Enterprising farmers have been setting up websites and even selling their wares via vending machines to keep things moving as much of the world has ground to a halt. Carla Passino reports.
Jonny Crickmore of Fen Farm Dairy in Bungay, Suffolk — who makes Baron Bigod, a raw-milk, Brie-like cheese named after the 12th-century, rebellion-prone 1st Earl of Norfolk — suddenly found himself sitting on ‘a mountain of cheese’ so high that he eventually decided to give away about 3,000 wedges to local people.
The problem, Mr Crickmore explains, is that ‘there’s an awful lot of money that goes into making fresh cheese and if it’s thrown away, that’s a huge loss’. A field-to fork producer who keeps a herd of Montbeliarde cows on his family farm, he is saddled with ongoing costs: ‘You can’t furlough your cows.’
However, there is a lot that we can do to support country businesses when staying at home. The easiest way to help is to order cheese, meat, bread, fruit and vegetables directly from producers’ websites or through the online arm of independent delicatessens — Mr Crickmore says that if people kept buying his cheese as often as they did a month ago, his business would survive.
‘They don’t have to go crazy, but perhaps once a week, twice a week — buy the same proportion. It will allow things to come back the way they were once this is over.’
“We have five vending machines in west Dorset and we are hoping to get to 15”
A good starting point for online grocery shopping is The Farms That Feed Us (www.farmstofeedus.org), which keeps a simple, but effective database of producers that deliver locally and nationally. Another option is to buy direct from farm shops. Many are still open, with several offering click and collect (details are usually available on producers’ websites).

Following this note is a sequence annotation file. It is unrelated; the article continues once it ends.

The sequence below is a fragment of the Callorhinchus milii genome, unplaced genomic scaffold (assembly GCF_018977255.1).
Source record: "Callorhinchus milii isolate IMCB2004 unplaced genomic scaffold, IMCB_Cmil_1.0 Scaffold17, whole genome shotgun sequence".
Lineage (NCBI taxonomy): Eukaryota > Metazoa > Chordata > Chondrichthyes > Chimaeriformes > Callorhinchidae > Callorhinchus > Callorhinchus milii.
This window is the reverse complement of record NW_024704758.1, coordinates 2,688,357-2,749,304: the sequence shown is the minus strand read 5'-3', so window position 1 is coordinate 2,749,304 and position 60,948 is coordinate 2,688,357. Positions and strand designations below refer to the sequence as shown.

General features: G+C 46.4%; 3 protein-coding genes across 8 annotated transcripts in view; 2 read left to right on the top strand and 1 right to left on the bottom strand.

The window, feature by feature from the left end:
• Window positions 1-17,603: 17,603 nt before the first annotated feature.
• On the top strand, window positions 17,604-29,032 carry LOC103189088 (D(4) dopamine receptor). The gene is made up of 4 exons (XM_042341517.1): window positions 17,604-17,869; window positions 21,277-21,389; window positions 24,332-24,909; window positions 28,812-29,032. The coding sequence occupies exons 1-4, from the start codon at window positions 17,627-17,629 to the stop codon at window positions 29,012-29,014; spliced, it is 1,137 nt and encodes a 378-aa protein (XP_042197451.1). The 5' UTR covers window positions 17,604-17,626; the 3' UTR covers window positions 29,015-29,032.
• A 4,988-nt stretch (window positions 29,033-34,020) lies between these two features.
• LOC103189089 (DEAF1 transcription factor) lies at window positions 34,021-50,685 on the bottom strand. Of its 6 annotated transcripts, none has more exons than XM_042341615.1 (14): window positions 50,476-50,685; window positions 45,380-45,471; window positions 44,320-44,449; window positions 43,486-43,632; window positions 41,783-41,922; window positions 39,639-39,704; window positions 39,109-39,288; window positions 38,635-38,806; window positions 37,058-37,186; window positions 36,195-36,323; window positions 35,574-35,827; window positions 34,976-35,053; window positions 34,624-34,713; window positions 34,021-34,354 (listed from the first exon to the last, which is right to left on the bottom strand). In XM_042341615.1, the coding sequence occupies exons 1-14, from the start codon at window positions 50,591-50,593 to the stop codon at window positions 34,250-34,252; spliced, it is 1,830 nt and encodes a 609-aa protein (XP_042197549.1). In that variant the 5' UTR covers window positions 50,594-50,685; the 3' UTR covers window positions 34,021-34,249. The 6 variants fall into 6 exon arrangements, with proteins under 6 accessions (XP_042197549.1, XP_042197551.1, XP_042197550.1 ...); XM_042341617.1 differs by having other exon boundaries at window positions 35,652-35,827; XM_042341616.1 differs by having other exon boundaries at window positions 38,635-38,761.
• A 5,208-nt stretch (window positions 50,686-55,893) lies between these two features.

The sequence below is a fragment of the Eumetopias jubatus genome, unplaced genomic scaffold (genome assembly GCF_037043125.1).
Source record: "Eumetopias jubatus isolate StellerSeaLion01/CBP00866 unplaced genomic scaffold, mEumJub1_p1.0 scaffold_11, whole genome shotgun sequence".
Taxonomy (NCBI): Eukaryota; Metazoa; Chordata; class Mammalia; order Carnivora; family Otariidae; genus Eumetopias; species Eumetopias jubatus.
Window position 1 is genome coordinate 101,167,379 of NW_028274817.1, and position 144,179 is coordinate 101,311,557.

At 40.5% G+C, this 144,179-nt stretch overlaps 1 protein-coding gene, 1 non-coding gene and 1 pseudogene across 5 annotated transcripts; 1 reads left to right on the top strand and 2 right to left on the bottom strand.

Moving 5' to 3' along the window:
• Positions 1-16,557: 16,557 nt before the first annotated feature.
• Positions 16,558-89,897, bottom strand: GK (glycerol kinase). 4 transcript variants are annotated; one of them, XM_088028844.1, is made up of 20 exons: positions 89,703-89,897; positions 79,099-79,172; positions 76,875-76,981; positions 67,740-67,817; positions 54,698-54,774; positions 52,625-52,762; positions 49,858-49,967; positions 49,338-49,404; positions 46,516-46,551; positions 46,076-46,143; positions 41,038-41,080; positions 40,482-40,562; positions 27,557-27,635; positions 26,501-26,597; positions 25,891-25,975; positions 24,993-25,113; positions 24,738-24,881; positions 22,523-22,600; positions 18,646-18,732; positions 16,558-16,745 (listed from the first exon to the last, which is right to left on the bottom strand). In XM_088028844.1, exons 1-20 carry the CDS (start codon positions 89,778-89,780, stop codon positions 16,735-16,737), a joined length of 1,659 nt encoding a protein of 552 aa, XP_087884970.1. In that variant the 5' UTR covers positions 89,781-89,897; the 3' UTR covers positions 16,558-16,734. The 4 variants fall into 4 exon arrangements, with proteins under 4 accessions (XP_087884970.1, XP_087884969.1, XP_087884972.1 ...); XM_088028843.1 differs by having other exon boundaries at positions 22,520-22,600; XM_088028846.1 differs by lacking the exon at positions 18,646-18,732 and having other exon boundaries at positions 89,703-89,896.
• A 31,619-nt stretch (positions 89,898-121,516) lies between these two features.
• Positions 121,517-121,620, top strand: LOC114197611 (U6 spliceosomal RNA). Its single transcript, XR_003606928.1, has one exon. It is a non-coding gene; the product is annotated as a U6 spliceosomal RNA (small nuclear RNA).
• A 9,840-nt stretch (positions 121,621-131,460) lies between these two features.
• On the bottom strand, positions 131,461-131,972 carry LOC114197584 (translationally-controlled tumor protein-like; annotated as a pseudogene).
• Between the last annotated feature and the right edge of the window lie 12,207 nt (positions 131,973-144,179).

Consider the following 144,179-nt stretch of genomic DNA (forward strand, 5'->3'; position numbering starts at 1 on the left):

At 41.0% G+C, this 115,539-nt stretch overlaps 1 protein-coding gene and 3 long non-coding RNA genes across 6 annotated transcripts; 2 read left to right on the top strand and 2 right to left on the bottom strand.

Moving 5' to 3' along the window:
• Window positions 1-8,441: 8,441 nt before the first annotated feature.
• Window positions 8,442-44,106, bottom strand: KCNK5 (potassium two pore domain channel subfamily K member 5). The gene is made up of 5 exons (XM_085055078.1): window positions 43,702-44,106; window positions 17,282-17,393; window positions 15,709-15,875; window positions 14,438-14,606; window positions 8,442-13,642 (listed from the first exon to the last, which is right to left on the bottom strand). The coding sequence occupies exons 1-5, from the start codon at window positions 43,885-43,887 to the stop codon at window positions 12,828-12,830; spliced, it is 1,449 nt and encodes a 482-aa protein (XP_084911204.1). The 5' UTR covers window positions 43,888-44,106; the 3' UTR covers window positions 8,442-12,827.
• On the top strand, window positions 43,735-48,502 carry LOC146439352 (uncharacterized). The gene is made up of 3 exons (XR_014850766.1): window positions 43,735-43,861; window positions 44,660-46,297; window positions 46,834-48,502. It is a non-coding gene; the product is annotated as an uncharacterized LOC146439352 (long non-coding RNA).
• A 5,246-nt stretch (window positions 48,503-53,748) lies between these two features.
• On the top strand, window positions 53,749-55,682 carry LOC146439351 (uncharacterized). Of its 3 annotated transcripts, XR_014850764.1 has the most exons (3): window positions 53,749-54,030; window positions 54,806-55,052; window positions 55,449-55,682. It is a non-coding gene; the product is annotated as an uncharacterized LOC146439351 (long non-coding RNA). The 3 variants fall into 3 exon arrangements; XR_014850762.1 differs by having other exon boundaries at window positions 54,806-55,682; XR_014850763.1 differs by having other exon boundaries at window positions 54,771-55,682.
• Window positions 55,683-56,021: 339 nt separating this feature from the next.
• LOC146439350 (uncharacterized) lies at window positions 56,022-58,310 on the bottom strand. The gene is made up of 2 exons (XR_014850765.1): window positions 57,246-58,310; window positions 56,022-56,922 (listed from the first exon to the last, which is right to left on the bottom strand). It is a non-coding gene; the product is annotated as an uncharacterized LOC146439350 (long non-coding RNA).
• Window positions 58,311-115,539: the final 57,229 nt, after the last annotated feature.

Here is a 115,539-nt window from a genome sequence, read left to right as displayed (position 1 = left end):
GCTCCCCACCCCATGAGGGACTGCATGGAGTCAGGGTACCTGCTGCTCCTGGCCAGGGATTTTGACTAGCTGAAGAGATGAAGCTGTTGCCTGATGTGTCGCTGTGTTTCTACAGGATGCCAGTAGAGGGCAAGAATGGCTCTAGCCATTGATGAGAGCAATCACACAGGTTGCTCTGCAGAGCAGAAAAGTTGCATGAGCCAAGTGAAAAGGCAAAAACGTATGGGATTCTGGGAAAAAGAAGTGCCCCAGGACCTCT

Some particularly enterprising farmers, such as Clinton Dairy, at Otterton Mill, Devon, and Hollis Mead, in Corscombe, Dorset, have even set up contact-free milk vending machines. Oliver Hemsley of Hollis Mead explains that the original idea behind his vending-machine scheme — which sells organic milk from grass-fed cows that are milked only once a day — was to reconnect the public with farming, but it now doubles up as a safe, efficient way of letting people stock up on a much-needed staple.
‘So far, we have five vending machines in west Dorset and we are hoping to get to 15, so if anyone has any good ideas on sites, we are happy to hear them. People can turn up at any time and get their milk. There’s no likelihood of contagion — we wipe all the surfaces and no one stands near the next person.’
Alongside each machine, there is another selling sterilised, reusable glass bottles, in case anyone needs a container.
Supporting this kind of initiative not only helps secure the future of the countryside during these tough times, but has multiple other benefits — it guarantees hard-pushed farmers a fair price for their products, contributes to reducing food miles and often underpins on-farm conservation efforts. As Mr Hemsley explains, proceeds from his milk sales fund a farm where wildflowers bloom, hedgerows thrive and ‘the noise of skylarks is deafening’.
He hopes that, once these difficult times are over, people will visit Hollis Mead and ‘understand what we are doing with wildlife. Our ambition is to work in tandem with Nature, not suppress it’.
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